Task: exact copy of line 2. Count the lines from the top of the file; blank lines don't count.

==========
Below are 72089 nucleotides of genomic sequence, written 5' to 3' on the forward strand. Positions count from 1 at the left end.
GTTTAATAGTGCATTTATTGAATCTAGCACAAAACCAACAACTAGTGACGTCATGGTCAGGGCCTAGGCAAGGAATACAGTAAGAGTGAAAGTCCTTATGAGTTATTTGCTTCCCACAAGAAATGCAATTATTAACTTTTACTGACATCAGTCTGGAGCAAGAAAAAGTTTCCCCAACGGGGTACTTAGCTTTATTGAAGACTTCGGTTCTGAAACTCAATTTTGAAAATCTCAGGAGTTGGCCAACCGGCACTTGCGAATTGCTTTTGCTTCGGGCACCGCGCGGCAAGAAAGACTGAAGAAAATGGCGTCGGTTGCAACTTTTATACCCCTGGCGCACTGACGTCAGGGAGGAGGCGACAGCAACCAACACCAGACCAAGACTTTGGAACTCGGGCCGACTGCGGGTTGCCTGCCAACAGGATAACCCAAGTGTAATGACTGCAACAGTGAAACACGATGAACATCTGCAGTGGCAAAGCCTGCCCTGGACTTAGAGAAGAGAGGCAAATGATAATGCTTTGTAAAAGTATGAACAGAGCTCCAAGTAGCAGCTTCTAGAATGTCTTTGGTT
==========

GTTTAATAGTGCATTTATTGAATCTAGCACAAAACCAACAACTAGTGACGTCATGGTCAGGGCCTAGGCAAGGAATACAGTAAGAGTGAAAGTCCTTATGAGTTATTTGCTTCCCACAAGAAATGCAATTATTAACTTTTACTGACATCAGTCTGGAGCAAGAAAAAGTTTCCCCAACGGGGTACTTAGCTTTATTGAAGACTTCGGTTCTGAAACTCAATTTTGAAAATCTCAGGAGTTGGCCAACCGGCACTTGCGAATTGCTTTTGCTTCGGGCACCGCGCGGCAAGAAAGACTGAAGAAAATGGCGTCGGTTGCAACTTTTATACCCCTGGCGCACTGACGTCAGGGAGGAGGCGACAGCAACCAACACCAGACCAAGACTTTGGAACTCGGGCCGACTGCGGGTTGCCTGCCAACAGGATAACCCAAGTGTAATGACTGCAACAGTGAAACACGATGAACATCTGCAGTGGCAAAGCCTGCCCTGGACTTAGAGAAGAGAGGCAAATGATAATGCTTTGTAAAAGTATGAACAGAGCTCCAAGTAGCAGCTTCTAGAATGTCTTTGGTT